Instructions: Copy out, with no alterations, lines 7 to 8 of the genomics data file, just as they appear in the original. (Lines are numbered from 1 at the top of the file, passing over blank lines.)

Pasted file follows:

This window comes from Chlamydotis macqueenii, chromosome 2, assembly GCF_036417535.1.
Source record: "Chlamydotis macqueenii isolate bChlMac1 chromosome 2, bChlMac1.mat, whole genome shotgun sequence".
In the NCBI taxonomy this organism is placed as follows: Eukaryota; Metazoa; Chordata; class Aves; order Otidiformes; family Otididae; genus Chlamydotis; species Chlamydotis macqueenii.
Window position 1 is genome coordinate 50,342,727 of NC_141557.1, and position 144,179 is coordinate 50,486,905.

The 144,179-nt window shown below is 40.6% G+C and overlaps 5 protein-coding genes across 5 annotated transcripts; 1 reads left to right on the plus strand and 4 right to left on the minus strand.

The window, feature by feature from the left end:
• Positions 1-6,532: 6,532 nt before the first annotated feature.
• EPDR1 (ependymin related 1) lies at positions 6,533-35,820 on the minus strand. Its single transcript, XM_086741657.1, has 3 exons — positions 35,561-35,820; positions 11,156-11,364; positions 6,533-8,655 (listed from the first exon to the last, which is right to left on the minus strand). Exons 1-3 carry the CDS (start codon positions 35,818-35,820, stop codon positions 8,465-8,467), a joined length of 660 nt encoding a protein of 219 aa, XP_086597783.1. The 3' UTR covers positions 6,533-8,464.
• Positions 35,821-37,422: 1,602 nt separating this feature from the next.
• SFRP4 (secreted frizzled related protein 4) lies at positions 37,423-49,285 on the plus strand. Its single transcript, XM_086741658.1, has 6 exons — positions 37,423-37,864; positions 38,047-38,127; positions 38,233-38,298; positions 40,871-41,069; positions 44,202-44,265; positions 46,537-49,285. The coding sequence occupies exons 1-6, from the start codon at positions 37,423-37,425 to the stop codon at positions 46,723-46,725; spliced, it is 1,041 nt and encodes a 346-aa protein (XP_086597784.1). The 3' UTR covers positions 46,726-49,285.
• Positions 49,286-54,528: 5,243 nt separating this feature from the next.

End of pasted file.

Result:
• Positions 1-6,532: 6,532 nt before the first annotated feature.
• EPDR1 (ependymin related 1) lies at positions 6,533-35,820 on the minus strand. Its single transcript, XM_086741657.1, has 3 exons — positions 35,561-35,820; positions 11,156-11,364; positions 6,533-8,655 (listed from the first exon to the last, which is right to left on the minus strand). Exons 1-3 carry the CDS (start codon positions 35,818-35,820, stop codon positions 8,465-8,467), a joined length of 660 nt encoding a protein of 219 aa, XP_086597783.1. The 3' UTR covers positions 6,533-8,464.